South Carolina Gov. Mark Sanford wants to report previously unrecorded flights he took on planes owned by friends and campaign donors, a state ethics official said Thursday even as the governor's lawyer continued to defend his travel practices.
"He provided us with information about each of those flights and requested those be included as an amendment to previous filings," Herb Hayden, executive director of the State Ethics Commission, said a day after a panel charged the two-term Republican with violations of ethics laws.
Questions about Sanford's state travel arose after he disappeared from the state in June and admitted he had been in Argentina visiting his mistress.
The number and details of the charges were not to be made public until next week, but the commission's three-month probe focused in part on the governor's travel on state, private and commercial planes.
Sanford's attorney said in a statement the commission's probe raised questions about only two dozen of more than 770 flights.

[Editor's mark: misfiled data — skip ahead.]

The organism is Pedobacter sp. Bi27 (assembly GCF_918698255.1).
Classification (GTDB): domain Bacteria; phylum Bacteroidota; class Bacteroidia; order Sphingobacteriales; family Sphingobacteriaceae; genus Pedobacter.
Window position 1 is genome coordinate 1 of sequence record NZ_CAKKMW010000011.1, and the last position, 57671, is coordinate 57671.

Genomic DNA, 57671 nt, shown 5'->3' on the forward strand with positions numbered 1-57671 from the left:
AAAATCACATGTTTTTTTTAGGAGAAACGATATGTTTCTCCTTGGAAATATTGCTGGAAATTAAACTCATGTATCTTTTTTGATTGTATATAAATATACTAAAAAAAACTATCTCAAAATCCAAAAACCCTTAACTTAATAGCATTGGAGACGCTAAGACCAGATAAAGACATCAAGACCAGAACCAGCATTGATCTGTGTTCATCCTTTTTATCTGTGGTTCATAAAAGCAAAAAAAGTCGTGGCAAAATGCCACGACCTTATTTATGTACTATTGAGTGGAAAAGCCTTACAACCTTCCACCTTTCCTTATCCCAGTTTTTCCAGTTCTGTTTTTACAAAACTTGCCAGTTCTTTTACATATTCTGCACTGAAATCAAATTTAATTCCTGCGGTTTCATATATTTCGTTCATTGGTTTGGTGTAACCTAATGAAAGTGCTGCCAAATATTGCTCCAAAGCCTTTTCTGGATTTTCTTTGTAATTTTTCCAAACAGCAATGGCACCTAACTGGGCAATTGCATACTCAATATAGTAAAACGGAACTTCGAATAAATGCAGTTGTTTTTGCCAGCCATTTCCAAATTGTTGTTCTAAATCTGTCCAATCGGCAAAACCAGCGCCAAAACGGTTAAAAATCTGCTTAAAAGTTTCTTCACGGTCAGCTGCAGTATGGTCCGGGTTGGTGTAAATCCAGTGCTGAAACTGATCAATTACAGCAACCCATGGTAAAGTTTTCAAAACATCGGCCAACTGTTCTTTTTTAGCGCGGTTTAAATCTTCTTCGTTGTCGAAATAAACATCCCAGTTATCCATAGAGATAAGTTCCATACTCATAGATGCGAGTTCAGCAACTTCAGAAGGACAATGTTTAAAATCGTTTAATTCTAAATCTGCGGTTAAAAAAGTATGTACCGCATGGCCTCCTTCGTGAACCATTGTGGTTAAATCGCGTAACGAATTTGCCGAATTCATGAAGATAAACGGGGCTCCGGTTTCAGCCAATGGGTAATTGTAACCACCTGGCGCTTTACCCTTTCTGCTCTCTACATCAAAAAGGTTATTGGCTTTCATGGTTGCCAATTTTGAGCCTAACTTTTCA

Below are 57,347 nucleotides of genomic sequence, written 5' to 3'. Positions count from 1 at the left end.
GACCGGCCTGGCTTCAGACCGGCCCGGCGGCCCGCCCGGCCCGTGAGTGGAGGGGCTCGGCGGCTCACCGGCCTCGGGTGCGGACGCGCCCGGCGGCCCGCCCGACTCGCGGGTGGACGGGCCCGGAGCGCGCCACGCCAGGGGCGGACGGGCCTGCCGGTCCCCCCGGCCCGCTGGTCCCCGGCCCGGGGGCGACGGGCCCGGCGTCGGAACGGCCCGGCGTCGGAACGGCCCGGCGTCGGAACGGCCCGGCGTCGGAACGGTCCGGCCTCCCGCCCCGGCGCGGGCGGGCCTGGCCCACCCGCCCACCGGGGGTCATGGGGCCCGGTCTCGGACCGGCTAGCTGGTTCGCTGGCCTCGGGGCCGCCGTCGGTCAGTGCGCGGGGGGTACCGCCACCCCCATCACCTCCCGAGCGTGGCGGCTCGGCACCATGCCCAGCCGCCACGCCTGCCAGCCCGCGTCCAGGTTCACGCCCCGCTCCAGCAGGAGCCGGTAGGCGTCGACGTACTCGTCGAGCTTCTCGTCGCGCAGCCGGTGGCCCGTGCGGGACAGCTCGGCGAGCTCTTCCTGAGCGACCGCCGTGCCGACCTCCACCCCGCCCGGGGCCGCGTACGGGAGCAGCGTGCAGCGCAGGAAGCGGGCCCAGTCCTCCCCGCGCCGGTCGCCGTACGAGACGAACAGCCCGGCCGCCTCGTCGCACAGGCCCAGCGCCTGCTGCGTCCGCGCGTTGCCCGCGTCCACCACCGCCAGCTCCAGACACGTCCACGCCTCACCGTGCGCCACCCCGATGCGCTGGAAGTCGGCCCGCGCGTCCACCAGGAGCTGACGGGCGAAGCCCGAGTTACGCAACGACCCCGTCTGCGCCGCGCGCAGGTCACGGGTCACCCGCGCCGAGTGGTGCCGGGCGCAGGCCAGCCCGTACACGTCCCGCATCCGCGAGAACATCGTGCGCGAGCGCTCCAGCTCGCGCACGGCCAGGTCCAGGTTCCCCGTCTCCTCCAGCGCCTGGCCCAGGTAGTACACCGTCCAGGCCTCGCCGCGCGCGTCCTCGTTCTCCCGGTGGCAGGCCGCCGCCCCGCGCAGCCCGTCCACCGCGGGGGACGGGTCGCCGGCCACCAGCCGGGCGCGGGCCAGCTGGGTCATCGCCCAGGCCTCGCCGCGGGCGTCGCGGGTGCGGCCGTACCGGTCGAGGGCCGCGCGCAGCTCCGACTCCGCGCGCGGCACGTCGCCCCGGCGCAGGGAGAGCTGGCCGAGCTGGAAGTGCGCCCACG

"Governor Sanford has been a good steward of public resources and has worked hard to ensure his administration adheres to both the letter and the spirit of the law," said lawyer Butch Bowers.
Bowers did not comment specifically on the governor's request to amend the ethics disclosures. Hayden said the governor provided documents during the commission's investigation to amend the ethics filings.
In August, an Associated Press report showed Sanford took dozens of undisclosed flights on private planes since taking office in 2003 despite a state law requiring him to report who paid for the travel.
The ethics charges followed a series of AP reports on the governor that found he took expensive commercial flights despite state low-cost travel rules and used state planes for personal and political purposes.
Attorney General Henry McMaster requested an investigation after those stories and following The State newspaper in Columbia reporting the governor may have used his campaign account for improper personal reimbursements.
On Wednesday, the nine-member commission met in a daylong, closed-door session to review the investigation. They reported they had found probable causes to move forward with charges on several issues but did not provide details. Hayden said those will be released next week and a hearing will be scheduled early next year that will have Sanford facing a panel made up of three commissioners.
While Bowers said Wednesday the commission's work proves Sanford will not face criminal charges, McMaster will make that decision.